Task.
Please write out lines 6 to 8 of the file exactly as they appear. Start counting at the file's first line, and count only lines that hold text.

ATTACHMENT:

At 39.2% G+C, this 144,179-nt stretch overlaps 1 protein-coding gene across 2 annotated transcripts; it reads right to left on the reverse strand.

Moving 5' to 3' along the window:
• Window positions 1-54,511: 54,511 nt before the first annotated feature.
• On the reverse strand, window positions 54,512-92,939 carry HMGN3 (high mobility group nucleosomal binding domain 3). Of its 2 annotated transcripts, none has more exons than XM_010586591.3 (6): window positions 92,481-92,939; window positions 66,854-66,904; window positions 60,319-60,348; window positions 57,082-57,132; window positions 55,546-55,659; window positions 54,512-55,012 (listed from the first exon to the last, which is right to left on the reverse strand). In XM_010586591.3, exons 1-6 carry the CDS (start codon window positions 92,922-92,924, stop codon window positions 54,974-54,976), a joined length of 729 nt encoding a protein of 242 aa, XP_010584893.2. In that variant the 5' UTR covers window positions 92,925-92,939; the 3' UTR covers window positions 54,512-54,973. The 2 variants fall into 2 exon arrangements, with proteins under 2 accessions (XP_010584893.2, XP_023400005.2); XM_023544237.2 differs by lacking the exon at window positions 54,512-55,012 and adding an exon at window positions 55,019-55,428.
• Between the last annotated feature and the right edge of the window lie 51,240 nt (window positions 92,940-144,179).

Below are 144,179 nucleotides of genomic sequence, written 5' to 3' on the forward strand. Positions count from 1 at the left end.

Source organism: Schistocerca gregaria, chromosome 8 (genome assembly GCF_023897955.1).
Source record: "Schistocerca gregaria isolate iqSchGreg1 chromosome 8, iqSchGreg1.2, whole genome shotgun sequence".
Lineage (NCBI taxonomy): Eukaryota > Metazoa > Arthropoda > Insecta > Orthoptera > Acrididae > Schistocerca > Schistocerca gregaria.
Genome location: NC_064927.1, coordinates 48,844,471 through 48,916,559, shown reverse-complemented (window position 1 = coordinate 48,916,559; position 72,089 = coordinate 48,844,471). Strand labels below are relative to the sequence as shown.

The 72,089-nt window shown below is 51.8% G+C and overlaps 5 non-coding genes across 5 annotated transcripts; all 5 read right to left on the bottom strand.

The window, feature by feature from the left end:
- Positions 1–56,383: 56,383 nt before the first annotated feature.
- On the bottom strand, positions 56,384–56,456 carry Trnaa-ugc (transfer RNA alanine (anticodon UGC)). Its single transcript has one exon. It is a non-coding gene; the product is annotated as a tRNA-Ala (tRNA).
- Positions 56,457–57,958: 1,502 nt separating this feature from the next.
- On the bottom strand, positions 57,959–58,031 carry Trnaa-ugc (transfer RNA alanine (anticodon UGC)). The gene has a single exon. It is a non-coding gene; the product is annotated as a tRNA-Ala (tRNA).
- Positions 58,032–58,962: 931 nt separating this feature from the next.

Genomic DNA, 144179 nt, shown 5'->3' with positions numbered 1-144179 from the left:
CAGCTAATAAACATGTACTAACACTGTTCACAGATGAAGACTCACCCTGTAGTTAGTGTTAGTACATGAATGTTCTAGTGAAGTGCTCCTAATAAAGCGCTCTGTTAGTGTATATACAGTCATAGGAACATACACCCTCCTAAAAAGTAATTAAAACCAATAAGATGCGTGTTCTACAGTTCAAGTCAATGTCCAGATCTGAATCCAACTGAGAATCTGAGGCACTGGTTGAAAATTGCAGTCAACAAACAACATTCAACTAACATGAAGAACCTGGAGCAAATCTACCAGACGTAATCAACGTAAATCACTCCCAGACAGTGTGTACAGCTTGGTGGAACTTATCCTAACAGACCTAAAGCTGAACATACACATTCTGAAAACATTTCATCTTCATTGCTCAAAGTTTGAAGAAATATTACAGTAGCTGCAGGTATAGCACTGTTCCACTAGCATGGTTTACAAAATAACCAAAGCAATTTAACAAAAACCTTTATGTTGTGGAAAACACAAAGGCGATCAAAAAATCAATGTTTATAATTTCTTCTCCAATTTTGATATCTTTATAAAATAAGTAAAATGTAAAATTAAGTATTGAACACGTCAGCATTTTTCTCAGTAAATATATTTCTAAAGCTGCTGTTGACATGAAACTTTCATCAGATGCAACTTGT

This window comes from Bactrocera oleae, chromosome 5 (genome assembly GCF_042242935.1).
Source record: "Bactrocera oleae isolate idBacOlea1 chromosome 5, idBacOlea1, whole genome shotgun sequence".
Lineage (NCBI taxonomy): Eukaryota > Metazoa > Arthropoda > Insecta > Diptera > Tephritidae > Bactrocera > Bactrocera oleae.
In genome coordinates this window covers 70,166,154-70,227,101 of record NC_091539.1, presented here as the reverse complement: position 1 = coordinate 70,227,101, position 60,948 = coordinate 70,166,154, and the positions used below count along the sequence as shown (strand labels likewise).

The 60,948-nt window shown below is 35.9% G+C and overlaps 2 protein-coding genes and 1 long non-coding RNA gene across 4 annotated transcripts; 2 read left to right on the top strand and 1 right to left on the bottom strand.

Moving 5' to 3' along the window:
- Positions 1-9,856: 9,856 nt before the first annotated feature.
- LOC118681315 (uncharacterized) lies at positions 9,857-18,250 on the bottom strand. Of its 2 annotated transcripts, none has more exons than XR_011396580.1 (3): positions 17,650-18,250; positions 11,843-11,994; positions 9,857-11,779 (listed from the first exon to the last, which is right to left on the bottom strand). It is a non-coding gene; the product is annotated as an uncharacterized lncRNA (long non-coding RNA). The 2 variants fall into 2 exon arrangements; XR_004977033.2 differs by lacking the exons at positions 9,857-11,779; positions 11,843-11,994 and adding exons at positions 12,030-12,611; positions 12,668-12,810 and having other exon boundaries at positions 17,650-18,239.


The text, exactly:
Below are 144,179 nucleotides of genomic sequence, written 5' to 3' on the forward strand. Positions count from 1 at the left end.

Source organism: Schistocerca gregaria, chromosome 8 (genome assembly GCF_023897955.1).
Source record: "Schistocerca gregaria isolate iqSchGreg1 chromosome 8, iqSchGreg1.2, whole genome shotgun sequence".